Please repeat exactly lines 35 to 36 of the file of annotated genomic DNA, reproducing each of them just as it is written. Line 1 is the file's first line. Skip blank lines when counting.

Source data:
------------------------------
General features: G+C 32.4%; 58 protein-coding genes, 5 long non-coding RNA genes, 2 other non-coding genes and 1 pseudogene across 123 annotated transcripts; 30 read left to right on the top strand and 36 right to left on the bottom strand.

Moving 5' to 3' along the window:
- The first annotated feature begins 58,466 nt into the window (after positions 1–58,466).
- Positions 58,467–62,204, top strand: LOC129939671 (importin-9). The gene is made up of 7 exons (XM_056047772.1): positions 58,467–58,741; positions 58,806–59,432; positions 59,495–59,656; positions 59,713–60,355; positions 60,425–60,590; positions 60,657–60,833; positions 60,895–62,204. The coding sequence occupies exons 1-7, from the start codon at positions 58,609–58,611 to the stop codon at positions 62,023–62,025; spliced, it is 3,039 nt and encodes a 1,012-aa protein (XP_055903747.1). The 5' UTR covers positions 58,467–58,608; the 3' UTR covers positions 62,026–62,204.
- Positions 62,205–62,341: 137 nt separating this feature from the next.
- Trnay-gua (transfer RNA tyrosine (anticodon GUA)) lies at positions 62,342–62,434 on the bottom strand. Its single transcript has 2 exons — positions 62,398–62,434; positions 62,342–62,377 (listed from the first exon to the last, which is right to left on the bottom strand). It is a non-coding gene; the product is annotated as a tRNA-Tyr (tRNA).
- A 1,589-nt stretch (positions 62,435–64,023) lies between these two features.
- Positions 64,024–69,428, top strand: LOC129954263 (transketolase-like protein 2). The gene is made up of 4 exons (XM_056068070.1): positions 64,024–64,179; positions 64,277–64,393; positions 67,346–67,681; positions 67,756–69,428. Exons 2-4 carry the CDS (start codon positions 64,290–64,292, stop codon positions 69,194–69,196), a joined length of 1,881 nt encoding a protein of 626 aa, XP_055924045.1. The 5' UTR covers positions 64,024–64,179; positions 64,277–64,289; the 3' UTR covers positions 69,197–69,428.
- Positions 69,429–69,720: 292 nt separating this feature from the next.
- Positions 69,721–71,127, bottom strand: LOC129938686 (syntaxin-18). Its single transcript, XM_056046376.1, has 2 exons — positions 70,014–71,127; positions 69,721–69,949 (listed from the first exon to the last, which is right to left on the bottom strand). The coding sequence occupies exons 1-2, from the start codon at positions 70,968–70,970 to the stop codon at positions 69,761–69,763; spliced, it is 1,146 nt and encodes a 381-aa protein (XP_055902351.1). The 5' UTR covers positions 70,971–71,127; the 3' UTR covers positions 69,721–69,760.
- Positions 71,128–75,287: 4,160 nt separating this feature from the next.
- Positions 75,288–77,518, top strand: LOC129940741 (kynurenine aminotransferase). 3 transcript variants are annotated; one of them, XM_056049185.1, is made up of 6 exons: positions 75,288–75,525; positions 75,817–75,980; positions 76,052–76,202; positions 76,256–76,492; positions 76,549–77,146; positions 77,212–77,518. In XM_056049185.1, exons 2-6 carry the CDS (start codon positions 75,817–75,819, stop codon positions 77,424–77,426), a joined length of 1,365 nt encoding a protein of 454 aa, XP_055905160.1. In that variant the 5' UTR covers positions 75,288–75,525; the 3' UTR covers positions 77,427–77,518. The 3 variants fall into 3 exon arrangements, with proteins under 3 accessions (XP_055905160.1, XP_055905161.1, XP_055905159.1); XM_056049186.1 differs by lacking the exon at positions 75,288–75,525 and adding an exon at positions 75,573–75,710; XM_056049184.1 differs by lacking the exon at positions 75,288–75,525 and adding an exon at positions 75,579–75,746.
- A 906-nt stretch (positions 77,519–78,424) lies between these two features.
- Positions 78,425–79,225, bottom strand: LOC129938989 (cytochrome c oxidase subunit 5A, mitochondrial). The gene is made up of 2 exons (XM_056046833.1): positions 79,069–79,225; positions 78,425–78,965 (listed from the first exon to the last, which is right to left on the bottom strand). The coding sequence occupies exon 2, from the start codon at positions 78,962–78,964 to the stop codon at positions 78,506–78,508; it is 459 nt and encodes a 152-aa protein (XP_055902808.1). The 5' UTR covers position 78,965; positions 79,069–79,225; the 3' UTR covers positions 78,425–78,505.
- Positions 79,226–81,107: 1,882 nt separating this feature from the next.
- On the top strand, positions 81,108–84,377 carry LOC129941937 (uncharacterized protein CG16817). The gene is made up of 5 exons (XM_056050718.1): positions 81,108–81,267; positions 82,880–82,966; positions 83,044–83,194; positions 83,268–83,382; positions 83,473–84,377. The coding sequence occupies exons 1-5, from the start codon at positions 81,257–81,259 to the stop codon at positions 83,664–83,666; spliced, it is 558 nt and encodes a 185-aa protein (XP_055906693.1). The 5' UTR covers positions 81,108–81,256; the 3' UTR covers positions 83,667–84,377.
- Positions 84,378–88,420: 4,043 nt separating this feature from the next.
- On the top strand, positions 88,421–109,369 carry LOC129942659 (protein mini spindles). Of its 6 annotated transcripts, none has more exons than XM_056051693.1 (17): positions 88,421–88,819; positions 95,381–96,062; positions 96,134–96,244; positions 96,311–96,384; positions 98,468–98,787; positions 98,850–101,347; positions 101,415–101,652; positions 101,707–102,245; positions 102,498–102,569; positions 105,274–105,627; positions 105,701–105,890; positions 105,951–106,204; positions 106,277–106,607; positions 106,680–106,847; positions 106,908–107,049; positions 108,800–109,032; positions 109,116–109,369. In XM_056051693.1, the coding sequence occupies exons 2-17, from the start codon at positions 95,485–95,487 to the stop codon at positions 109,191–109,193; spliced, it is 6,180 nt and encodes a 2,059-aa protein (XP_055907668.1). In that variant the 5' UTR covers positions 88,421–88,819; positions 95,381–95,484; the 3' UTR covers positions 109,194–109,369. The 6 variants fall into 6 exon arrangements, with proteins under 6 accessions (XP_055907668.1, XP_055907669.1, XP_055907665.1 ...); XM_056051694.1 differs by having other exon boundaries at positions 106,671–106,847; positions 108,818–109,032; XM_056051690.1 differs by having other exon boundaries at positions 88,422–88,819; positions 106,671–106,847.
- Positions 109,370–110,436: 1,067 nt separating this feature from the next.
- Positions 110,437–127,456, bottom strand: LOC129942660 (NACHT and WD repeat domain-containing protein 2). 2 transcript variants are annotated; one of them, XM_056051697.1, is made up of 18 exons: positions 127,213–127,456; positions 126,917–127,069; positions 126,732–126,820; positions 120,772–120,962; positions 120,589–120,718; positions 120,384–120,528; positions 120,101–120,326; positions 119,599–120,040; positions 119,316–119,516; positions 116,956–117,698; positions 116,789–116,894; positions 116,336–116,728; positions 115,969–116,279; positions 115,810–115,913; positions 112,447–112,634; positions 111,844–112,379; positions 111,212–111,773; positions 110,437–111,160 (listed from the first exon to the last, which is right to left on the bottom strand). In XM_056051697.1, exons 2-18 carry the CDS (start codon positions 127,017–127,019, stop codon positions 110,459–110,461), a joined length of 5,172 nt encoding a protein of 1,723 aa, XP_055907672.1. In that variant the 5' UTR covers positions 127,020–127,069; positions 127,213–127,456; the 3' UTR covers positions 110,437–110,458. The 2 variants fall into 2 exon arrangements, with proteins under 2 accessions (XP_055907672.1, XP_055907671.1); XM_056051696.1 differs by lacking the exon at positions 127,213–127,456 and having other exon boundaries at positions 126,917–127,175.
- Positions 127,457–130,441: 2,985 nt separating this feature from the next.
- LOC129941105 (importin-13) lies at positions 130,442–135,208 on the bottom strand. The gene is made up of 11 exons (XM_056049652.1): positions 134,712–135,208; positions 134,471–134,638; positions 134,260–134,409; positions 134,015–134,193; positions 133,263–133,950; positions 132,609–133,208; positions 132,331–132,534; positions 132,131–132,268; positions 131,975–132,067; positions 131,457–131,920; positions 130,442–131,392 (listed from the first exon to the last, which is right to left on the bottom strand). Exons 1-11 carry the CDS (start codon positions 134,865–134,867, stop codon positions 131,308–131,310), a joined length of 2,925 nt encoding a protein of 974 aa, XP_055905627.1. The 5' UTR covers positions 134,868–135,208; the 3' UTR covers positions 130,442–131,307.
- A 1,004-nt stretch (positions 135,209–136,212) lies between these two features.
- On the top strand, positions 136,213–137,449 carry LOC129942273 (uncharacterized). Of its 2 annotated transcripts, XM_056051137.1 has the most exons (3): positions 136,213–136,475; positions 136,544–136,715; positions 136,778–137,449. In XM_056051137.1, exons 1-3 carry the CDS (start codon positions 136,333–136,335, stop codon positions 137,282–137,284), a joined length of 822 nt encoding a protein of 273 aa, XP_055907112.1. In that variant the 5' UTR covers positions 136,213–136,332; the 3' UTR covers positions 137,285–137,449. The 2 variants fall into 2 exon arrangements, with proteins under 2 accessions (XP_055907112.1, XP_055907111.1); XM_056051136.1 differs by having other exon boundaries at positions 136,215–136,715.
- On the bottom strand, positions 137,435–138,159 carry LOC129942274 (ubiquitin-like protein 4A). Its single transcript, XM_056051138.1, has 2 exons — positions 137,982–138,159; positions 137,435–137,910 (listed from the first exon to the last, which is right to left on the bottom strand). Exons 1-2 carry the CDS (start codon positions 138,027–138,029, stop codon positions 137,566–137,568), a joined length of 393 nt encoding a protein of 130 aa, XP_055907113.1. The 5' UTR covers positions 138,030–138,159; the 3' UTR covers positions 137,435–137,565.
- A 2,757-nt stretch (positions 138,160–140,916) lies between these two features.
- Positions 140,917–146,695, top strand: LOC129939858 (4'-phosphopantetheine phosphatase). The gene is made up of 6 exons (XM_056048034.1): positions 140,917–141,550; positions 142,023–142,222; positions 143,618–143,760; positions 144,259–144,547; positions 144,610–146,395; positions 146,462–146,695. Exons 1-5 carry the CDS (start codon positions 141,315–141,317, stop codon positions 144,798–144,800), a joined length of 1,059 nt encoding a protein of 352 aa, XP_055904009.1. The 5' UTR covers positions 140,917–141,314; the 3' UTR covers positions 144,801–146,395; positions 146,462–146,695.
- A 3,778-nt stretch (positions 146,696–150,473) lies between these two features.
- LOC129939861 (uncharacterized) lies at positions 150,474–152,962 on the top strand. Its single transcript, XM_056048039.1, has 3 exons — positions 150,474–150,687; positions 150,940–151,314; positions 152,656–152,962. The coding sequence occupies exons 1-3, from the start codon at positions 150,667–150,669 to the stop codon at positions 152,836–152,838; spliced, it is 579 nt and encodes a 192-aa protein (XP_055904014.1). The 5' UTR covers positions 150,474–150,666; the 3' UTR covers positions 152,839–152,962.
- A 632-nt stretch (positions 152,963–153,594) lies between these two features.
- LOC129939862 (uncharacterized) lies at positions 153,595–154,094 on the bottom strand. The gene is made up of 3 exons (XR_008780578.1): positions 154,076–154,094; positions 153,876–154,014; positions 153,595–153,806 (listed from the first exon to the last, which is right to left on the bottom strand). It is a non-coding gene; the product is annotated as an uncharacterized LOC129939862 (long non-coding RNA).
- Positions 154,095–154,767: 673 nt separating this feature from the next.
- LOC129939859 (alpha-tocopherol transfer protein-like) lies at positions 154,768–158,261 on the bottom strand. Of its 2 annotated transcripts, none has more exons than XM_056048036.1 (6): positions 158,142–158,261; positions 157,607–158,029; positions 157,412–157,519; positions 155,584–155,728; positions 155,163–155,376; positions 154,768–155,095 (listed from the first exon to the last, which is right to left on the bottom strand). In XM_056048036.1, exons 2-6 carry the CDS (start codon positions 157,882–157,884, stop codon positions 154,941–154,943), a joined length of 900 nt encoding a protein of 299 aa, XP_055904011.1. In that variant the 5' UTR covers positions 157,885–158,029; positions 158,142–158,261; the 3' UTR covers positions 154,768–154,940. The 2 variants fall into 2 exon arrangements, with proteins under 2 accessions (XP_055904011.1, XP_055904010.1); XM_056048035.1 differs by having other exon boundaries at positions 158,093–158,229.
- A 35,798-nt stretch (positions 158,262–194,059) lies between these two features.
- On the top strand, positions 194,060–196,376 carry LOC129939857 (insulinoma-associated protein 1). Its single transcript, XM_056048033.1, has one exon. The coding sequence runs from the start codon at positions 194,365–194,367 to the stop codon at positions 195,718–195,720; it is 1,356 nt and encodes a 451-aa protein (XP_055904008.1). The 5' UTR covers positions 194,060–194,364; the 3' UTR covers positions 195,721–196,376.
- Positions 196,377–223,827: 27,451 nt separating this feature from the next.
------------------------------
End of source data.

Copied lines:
- On the top strand, positions 194,060–196,376 carry LOC129939857 (insulinoma-associated protein 1). Its single transcript, XM_056048033.1, has one exon. The coding sequence runs from the start codon at positions 194,365–194,367 to the stop codon at positions 195,718–195,720; it is 1,356 nt and encodes a 451-aa protein (XP_055904008.1). The 5' UTR covers positions 194,060–194,364; the 3' UTR covers positions 195,721–196,376.
- Positions 196,377–223,827: 27,451 nt separating this feature from the next.